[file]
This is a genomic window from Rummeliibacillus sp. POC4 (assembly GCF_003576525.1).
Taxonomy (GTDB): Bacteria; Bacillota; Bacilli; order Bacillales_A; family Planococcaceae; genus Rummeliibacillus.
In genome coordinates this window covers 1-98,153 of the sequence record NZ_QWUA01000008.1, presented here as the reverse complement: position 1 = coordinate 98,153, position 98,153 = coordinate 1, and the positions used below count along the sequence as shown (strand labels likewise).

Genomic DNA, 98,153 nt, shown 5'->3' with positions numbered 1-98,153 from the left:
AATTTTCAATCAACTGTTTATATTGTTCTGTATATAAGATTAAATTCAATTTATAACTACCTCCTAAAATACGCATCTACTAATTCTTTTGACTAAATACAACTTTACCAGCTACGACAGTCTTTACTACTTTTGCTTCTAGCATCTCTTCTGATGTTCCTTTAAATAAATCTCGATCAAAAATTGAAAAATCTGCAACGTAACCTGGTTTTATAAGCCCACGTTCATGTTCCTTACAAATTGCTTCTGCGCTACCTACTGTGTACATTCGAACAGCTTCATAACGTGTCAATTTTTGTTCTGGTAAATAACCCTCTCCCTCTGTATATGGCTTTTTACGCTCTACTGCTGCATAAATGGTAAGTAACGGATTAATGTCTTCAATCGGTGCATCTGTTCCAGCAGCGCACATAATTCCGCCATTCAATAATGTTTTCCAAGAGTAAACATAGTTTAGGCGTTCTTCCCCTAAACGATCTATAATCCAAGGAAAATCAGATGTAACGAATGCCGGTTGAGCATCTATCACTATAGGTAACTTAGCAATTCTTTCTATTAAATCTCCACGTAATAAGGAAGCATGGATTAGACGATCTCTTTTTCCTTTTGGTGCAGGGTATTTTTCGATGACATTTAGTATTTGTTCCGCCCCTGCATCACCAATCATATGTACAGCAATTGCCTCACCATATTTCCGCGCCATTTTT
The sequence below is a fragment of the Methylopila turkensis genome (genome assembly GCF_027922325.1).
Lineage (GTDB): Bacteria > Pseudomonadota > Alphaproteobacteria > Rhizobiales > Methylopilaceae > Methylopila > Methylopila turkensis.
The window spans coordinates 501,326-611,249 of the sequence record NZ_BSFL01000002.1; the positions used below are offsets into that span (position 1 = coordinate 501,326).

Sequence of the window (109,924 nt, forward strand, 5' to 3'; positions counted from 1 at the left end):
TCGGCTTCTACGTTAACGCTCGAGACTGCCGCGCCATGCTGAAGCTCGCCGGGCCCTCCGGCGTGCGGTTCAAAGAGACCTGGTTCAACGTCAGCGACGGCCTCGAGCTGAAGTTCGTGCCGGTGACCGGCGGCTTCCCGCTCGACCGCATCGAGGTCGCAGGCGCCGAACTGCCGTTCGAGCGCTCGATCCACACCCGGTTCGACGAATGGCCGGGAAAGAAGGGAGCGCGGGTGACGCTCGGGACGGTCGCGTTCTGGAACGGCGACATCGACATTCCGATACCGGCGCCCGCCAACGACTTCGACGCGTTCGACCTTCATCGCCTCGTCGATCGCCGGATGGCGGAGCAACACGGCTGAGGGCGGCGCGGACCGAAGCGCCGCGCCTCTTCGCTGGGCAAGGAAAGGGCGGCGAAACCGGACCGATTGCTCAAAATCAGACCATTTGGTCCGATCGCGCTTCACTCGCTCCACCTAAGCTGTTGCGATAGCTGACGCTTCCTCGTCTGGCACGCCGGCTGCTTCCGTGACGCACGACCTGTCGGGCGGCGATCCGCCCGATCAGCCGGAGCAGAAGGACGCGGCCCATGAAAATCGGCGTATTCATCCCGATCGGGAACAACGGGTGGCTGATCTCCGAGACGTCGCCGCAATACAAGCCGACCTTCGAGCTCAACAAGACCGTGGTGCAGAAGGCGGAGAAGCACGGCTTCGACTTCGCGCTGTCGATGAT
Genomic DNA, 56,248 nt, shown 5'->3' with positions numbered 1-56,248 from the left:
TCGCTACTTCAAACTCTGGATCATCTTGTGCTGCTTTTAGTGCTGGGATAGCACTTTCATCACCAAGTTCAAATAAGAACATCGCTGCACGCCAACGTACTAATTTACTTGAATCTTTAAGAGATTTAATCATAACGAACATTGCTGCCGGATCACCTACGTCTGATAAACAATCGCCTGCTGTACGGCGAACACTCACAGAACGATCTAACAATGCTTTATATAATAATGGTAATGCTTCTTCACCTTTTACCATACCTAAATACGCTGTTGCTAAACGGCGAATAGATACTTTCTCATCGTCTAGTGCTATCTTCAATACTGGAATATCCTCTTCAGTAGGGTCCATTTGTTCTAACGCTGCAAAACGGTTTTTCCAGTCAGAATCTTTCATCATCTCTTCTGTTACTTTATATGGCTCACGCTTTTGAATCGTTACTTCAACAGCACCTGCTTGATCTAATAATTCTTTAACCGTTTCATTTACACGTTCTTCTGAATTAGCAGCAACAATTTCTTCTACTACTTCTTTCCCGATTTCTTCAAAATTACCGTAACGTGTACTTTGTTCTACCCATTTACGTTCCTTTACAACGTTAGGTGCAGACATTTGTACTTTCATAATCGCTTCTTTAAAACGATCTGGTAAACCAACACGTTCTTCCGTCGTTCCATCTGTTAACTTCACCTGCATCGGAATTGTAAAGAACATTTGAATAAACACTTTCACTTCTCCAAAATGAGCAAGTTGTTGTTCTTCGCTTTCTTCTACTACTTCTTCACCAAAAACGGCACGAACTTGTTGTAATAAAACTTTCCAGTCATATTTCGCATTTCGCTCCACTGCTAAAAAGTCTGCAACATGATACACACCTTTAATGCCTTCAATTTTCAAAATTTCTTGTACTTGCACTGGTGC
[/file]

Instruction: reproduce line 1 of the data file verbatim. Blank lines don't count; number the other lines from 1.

This is a genomic window from Rummeliibacillus sp. POC4 (assembly GCF_003576525.1).